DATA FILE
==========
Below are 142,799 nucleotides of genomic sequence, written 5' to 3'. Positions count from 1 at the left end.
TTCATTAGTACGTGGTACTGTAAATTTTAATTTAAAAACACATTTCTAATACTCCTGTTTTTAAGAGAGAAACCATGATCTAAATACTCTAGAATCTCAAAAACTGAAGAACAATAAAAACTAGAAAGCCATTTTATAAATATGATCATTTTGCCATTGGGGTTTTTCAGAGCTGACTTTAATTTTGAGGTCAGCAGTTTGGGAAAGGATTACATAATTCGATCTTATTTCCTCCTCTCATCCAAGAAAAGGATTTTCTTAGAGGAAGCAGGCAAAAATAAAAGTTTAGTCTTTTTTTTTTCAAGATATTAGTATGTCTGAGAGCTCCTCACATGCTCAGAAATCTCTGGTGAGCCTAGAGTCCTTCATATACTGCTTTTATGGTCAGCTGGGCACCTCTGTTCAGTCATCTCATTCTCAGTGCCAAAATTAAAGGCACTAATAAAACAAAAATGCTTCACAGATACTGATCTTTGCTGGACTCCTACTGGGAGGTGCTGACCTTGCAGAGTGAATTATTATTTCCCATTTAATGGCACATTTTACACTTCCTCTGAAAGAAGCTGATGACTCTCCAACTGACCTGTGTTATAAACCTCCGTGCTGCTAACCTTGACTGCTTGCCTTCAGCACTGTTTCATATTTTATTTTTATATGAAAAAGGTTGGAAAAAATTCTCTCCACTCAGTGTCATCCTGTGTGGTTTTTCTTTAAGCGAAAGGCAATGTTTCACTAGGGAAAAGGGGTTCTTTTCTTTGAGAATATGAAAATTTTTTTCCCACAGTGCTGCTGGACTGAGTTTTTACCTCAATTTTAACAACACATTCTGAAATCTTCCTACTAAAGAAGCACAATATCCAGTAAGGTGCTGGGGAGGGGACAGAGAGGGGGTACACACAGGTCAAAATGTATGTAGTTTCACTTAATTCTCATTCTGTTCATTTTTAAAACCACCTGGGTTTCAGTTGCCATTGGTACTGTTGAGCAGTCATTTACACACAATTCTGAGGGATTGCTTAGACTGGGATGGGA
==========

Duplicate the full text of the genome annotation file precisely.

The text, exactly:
Below are 142,799 nucleotides of genomic sequence, written 5' to 3'. Positions count from 1 at the left end.
TTCATTAGTACGTGGTACTGTAAATTTTAATTTAAAAACACATTTCTAATACTCCTGTTTTTAAGAGAGAAACCATGATCTAAATACTCTAGAATCTCAAAAACTGAAGAACAATAAAAACTAGAAAGCCATTTTATAAATATGATCATTTTGCCATTGGGGTTTTTCAGAGCTGACTTTAATTTTGAGGTCAGCAGTTTGGGAAAGGATTACATAATTCGATCTTATTTCCTCCTCTCATCCAAGAAAAGGATTTTCTTAGAGGAAGCAGGCAAAAATAAAAGTTTAGTCTTTTTTTTTTCAAGATATTAGTATGTCTGAGAGCTCCTCACATGCTCAGAAATCTCTGGTGAGCCTAGAGTCCTTCATATACTGCTTTTATGGTCAGCTGGGCACCTCTGTTCAGTCATCTCATTCTCAGTGCCAAAATTAAAGGCACTAATAAAACAAAAATGCTTCACAGATACTGATCTTTGCTGGACTCCTACTGGGAGGTGCTGACCTTGCAGAGTGAATTATTATTTCCCATTTAATGGCACATTTTACACTTCCTCTGAAAGAAGCTGATGACTCTCCAACTGACCTGTGTTATAAACCTCCGTGCTGCTAACCTTGACTGCTTGCCTTCAGCACTGTTTCATATTTTATTTTTATATGAAAAAGGTTGGAAAAAATTCTCTCCACTCAGTGTCATCCTGTGTGGTTTTTCTTTAAGCGAAAGGCAATGTTTCACTAGGGAAAAGGGGTTCTTTTCTTTGAGAATATGAAAATTTTTTTCCCACAGTGCTGCTGGACTGAGTTTTTACCTCAATTTTAACAACACATTCTGAAATCTTCCTACTAAAGAAGCACAATATCCAGTAAGGTGCTGGGGAGGGGACAGAGAGGGGGTACACACAGGTCAAAATGTATGTAGTTTCACTTAATTCTCATTCTGTTCATTTTTAAAACCACCTGGGTTTCAGTTGCCATTGGTACTGTTGAGCAGTCATTTACACACAATTCTGAGGGATTGCTTAGACTGGGATGGGA